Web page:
Create an Account - Increase your productivity, customize your experience, and engage in information you care about.
OAKLAND, FL — The Town of Oakland’s Historic African American Cemetery is being recommended for Florida’s Historic Preservation Grant in the amount of $25,000. The Town’s is the top-ranking project of the 58 recommended proposals statewide.
The cemetery is the resting place of freed slaves and families who migrated to West Orange County following Emancipation. It contains archaeologically significant African American seashell and folk grave markers.
“The Town’s goal is to manage and protect this historically significant site for future generations,” said Town Manager Steve Koontz. “It is an important part of the heritage of the Town and can be a place of contemplation and remembrance that will coincide with educational and cultural programming provided through the new Healthy West Orange Arts and Heritage Center at the Town of Oakland.”
Located at 16798 W. Colonial Drive, the cemetery was established in 1882 with burials continuing through the 1940s. Oakland founder James Gamble Speer gave the original deed to three Black trustees in 1917. It was later deeded to the Town of Oakland in 2014.
The site was saved from development in the area thanks to combined efforts by the Town and a group of descendants who rallied to raise awareness, clear underbrush, and conduct archaeological work.
The grant will assist the Town in planning for perpetual protection of this integral part of Oakland’s heritage with proper surveying and a long-term maintenance plan. The funding will also aid in addressing vegetative overgrowth, wayfinding signs, walking paths, identification of graves and protection of early monuments.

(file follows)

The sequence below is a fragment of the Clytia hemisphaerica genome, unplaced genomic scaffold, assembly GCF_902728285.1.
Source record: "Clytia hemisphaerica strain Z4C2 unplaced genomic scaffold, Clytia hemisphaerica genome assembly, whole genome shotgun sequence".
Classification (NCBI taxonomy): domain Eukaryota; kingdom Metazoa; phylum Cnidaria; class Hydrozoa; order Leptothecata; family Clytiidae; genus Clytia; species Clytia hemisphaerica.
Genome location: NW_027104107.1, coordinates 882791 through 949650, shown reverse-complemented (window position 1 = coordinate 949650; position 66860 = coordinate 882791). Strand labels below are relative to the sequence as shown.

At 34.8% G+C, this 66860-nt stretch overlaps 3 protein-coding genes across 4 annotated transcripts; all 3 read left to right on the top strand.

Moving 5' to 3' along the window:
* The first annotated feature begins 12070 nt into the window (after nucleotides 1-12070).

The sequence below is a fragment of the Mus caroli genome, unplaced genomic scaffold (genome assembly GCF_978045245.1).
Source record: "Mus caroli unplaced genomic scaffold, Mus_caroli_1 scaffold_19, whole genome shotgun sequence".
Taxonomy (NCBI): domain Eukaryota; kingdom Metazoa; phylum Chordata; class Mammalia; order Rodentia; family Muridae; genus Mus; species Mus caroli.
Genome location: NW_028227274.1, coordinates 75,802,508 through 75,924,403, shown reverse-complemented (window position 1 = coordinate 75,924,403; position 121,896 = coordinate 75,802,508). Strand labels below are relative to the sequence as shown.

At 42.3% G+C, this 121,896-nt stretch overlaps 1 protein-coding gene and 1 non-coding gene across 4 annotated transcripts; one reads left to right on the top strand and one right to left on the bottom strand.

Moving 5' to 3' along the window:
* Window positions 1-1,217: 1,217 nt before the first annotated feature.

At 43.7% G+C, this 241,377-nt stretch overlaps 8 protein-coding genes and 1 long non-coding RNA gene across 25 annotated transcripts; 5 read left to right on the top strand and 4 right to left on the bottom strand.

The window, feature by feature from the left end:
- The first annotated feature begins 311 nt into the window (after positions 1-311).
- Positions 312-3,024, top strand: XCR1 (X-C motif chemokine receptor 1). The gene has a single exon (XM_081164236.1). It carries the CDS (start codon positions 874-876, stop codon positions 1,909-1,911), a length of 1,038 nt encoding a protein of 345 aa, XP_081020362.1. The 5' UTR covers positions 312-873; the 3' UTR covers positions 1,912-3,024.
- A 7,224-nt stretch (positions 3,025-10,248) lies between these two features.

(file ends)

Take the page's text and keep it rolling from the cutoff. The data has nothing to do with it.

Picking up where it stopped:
Research surrounding the residents buried in the cemetery, including family genealogy, migration to Florida, participation in the citrus industry, and economic, spiritual and social life, are of great interest not only to Oakland’s residents, but also to the West Orange and regional Central Florida communities.
“Being able to document the history of the cemetery is significant to understanding the story of how our community was founded and the importance of our heritage,” wrote Oakland Cemetery Committee Past Board President Betty Wade and Past Board Member Ramona Phipps in a letter of support. “Seeing the cemetery restored would add a sense of pride while honoring those who are buried there.”
The matching grant will become available July 1, 2021 and is contingent on being funded in the State Budget. The list of Small Matching Applications was submitted to the Secretary of State for review and approval.
For more information, visit www.oaklandfl.gov.